Margaret Gibson

Richer than Prayer or Vow (The Georgia Review, Fall issue, 2015)

What’s your chapbook about?   

The series of poems addresses “No one”—a name for the space the holy might inhabit. Having kept “God” out of my poems for years, these poems seek to establish a relationship with “No one,” under circumstances that include aging, illness, and living nearer to death.

What’s the oldest piece in your chapbook? Or can you name one poem that catalyzed or inspired the rest of the chapbook? What do you remember about writing it?

The second poem, “Not to Remain Altogether Silent” was the first in the series to be written, and all the others followed rather steadily for perhaps six months. The poem came quickly. I’d read Christian Wiman’s book My Bright Abyss some months earlier, but had long been wanting to clarify what might be my relationship with “No one,” which others might call God, or the holy, or the Absolute, or the Source, or . . .   there are many names for what really has no name.

The poems follow a curve of growing intimacy; even if one is not a believer, if one continues to address “No one,” a sense of presence comes into being; intimacy deepens. I didn’t set out to write a chapbook. The series of poems closes a book of poems in progress, Ask Heraclitus. I sent the poems to The Georgia Review, often a first reader of what I consider my best poems to be. It was their idea to publish the series of 11 poems (11 of 14) within the fall issue as a chapbook.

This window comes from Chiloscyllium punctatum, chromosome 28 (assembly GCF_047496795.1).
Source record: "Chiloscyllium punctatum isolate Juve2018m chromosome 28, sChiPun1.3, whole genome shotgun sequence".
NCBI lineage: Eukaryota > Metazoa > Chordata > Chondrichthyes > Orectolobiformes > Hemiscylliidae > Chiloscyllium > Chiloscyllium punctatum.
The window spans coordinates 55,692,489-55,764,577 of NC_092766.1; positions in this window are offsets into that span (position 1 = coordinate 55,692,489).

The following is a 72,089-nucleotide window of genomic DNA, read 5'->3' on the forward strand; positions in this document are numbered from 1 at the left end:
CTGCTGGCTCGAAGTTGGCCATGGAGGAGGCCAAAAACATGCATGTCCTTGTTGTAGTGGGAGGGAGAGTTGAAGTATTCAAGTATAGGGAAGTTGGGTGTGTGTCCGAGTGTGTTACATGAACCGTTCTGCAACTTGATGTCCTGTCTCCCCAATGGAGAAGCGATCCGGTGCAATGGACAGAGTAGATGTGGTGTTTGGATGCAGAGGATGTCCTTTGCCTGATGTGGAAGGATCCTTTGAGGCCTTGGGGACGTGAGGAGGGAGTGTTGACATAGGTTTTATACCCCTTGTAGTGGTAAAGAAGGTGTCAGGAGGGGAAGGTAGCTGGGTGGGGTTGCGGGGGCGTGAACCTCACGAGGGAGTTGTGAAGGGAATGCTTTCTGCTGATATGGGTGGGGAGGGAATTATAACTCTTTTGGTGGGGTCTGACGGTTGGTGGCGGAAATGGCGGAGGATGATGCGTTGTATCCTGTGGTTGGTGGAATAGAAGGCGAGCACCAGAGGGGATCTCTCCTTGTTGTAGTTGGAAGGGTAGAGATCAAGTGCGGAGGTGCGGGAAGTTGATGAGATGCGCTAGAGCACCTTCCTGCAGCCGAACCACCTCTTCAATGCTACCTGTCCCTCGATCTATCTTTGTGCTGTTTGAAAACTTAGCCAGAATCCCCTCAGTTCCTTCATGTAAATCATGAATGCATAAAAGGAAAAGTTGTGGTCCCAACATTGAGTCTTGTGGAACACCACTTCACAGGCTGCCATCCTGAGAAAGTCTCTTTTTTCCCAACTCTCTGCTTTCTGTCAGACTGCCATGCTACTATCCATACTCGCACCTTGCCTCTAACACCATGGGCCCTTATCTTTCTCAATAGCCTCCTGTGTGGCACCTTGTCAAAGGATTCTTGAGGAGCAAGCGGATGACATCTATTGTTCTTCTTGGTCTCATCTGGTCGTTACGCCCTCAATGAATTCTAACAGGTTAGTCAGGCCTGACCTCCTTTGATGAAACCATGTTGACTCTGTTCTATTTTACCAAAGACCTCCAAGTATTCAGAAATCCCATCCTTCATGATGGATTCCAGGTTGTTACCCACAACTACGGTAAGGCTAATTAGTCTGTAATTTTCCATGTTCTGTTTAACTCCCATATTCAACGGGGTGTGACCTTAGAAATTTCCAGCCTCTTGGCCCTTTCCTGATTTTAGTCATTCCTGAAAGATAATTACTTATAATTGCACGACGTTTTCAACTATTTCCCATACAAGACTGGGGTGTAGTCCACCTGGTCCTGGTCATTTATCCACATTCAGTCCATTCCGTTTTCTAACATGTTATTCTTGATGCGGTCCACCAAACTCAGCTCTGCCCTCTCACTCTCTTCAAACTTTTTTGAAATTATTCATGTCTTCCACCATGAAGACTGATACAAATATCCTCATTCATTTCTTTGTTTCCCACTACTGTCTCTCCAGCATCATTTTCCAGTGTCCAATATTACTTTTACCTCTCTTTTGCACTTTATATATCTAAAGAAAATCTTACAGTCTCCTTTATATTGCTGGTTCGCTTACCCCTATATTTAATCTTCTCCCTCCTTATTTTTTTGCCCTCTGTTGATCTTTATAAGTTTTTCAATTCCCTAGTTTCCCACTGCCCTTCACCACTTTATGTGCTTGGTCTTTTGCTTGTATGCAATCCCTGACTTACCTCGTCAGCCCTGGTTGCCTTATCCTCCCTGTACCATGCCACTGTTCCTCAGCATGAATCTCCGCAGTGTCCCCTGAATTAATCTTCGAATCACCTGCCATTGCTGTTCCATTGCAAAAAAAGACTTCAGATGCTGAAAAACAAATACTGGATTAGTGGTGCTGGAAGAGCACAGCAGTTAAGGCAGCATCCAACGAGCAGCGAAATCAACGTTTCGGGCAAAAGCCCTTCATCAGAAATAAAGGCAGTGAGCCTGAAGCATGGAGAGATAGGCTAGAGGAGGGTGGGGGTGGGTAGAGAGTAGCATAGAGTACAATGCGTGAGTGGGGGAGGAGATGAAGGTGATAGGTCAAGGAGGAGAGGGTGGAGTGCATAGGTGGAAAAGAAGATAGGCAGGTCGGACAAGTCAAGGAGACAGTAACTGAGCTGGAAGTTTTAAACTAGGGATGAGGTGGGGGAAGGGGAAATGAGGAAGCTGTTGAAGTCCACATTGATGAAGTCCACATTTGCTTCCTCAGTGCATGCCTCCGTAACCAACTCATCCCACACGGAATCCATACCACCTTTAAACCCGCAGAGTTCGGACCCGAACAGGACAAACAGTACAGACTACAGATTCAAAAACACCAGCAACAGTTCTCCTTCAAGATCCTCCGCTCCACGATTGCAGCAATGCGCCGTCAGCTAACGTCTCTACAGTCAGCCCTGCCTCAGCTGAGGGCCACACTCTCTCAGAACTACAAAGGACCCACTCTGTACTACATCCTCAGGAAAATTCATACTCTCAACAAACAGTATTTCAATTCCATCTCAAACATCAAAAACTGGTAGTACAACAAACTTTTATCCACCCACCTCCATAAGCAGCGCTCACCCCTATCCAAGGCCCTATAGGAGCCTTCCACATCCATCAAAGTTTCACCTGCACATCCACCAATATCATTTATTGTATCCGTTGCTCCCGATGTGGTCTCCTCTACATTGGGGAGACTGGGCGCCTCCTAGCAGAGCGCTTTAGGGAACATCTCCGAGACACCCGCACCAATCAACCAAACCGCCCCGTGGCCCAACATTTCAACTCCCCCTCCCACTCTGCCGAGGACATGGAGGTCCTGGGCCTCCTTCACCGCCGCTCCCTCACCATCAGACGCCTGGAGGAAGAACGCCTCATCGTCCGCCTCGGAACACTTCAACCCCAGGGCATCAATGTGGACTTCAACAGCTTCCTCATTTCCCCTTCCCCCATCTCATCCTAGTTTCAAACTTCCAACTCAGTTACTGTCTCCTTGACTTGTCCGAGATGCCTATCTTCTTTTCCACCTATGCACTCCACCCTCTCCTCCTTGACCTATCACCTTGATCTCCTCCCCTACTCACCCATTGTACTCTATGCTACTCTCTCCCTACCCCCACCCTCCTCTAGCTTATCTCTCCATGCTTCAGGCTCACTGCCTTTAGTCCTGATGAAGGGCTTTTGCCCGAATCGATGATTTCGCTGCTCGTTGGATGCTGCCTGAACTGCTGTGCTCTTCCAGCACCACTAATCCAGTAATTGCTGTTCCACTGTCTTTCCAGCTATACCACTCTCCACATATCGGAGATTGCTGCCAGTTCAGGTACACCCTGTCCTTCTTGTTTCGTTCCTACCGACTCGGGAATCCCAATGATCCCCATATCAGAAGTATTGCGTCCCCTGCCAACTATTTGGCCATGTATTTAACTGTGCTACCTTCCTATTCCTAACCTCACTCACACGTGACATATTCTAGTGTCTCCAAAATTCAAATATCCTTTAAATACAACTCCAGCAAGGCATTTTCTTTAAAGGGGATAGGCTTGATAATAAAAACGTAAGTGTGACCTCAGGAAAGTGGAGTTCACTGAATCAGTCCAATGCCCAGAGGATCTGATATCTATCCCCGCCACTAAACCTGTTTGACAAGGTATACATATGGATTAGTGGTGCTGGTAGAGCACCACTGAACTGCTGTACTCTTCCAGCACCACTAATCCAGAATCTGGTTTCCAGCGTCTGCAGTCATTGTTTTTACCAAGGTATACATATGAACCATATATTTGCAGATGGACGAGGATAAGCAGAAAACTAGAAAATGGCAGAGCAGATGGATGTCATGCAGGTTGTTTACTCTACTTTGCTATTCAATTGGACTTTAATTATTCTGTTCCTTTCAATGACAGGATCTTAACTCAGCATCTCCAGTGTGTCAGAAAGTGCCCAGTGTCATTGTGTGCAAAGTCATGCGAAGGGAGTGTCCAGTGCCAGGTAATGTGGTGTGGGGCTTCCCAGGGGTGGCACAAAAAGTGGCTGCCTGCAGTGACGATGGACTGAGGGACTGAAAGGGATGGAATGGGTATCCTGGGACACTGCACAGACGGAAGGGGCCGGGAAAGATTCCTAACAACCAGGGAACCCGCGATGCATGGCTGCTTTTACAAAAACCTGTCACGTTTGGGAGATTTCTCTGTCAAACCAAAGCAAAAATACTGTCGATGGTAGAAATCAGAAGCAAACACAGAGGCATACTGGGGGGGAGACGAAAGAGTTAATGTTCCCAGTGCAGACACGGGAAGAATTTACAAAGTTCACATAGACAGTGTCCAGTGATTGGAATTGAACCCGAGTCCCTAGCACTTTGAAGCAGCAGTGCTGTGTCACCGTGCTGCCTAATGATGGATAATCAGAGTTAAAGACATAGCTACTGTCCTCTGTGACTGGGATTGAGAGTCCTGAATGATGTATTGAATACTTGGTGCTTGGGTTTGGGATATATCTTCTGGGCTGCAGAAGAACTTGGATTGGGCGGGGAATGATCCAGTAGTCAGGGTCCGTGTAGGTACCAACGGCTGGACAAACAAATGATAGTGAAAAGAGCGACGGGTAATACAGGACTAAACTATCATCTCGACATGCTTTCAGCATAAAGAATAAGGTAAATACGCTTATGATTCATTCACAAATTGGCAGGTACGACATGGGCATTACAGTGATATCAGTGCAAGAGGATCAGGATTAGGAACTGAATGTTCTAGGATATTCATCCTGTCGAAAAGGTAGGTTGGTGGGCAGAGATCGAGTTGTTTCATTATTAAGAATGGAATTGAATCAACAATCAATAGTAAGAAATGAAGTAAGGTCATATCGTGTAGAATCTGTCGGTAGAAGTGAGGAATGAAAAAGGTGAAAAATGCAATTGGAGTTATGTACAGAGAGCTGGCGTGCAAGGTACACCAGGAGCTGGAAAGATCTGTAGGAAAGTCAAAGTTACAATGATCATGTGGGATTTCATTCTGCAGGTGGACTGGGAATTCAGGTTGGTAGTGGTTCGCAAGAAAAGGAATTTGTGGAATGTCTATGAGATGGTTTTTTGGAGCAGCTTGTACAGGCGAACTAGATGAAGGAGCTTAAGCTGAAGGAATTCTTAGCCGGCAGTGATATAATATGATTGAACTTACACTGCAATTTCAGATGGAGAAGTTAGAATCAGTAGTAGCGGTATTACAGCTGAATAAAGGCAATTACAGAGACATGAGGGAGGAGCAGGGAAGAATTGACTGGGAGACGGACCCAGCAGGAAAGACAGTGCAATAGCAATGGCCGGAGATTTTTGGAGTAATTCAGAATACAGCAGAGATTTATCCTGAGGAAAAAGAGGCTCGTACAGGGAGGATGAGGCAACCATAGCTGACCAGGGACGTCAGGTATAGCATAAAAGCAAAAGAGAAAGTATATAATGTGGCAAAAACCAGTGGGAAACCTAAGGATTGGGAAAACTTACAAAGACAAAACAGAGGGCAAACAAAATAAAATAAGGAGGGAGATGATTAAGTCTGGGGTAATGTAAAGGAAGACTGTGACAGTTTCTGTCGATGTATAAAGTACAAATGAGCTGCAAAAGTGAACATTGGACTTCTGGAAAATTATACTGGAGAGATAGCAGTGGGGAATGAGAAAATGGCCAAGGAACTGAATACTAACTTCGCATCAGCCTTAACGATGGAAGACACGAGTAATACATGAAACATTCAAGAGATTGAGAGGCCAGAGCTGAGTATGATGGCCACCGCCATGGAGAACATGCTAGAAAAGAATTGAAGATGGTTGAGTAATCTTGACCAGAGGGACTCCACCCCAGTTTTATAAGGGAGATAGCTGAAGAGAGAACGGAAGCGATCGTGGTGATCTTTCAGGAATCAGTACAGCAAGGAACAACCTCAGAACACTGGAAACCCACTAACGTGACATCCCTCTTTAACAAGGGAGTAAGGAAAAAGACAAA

What are you working on now?   

I’m finishing the poems in Ask Heraclitus.

What advice would you offer to students interested in creative writing or poetry?

Writing poems asks you to give yourself completely and honestly, to pay attention, to ask yourself questions you can’t answer. Just do it.

If you wrote about one year from your life as a chapbook subject, which year would you pick? Why?

The one I’m living now. Why? It’s where “not-knowing” is focused right now and the questions are fresher, more insistent.


Margaret Gibson is the author of 11 books of poetry, most recently Broken Cup (Louisiana State University Press, 2013). The title poem won a Pushcart Prize in 2014. Gibson has received the Lamont Selection (1982), The Melville Kane Award (1986-87), the Connecticut Book Award (2008) and was a Finalist for the National Book Award in Poetry in 1993.



After Innocence 

Within the plum tree’s froth and bloom,

imagination steered me,

rapt, into the star fields, and I hummed—

hymns, most likely.  Now I break down

in a mutter of tears for no reason—yes,

I should calm down.  As a child,

I was the plum tree’s rough bark

and fuzzy scent; the night sky was vast

and near, the stars a somatic dazzle.

Oh, that was long ago!  I was unified

and clear.  Since then I’ve either

looked away or held on too tight,

unwilling to see what I’ve cherished

become a lovely clutter in the heart.

But tonight I hear you, No one—

Let the petals fall

and into the ringing stillness,

where I may wait forever for all I know,

I let them go.  What’s in doubt for once,

No one, isn’t you.  You exist, if only

as an odd willingness to let my spirit

be empty of everything I thought

I felt or heard or saw or had to have

if happiness were to continue.

I have nothing now.  The nothing’s you.


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